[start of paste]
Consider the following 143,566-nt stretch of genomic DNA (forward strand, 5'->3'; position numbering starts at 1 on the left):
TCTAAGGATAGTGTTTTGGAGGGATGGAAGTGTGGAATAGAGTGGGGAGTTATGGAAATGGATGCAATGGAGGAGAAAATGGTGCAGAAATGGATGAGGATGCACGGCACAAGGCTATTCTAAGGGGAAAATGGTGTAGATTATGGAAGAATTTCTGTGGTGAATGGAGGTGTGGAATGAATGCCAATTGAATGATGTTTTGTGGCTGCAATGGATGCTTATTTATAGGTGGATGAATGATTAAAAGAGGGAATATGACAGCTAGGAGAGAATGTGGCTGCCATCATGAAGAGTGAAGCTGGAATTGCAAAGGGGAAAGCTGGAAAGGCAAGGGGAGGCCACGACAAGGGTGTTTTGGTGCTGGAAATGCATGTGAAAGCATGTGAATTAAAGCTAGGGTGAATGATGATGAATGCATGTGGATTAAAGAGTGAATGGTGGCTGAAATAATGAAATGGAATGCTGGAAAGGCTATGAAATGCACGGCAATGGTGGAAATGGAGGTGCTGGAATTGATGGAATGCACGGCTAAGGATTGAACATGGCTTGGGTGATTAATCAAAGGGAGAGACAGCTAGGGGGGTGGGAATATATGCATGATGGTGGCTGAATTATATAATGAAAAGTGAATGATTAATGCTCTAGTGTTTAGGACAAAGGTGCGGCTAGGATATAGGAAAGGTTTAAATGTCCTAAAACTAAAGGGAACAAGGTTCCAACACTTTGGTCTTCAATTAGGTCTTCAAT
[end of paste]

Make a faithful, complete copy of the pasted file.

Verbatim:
Consider the following 143,566-nt stretch of genomic DNA (forward strand, 5'->3'; position numbering starts at 1 on the left):
TCTAAGGATAGTGTTTTGGAGGGATGGAAGTGTGGAATAGAGTGGGGAGTTATGGAAATGGATGCAATGGAGGAGAAAATGGTGCAGAAATGGATGAGGATGCACGGCACAAGGCTATTCTAAGGGGAAAATGGTGTAGATTATGGAAGAATTTCTGTGGTGAATGGAGGTGTGGAATGAATGCCAATTGAATGATGTTTTGTGGCTGCAATGGATGCTTATTTATAGGTGGATGAATGATTAAAAGAGGGAATATGACAGCTAGGAGAGAATGTGGCTGCCATCATGAAGAGTGAAGCTGGAATTGCAAAGGGGAAAGCTGGAAAGGCAAGGGGAGGCCACGACAAGGGTGTTTTGGTGCTGGAAATGCATGTGAAAGCATGTGAATTAAAGCTAGGGTGAATGATGATGAATGCATGTGGATTAAAGAGTGAATGGTGGCTGAAATAATGAAATGGAATGCTGGAAAGGCTATGAAATGCACGGCAATGGTGGAAATGGAGGTGCTGGAATTGATGGAATGCACGGCTAAGGATTGAACATGGCTTGGGTGATTAATCAAAGGGAGAGACAGCTAGGGGGGTGGGAATATATGCATGATGGTGGCTGAATTATATAATGAAAAGTGAATGATTAATGCTCTAGTGTTTAGGACAAAGGTGCGGCTAGGATATAGGAAAGGTTTAAATGTCCTAAAACTAAAGGGAACAAGGTTCCAACACTTTGGTCTTCAATTAGGTCTTCAAT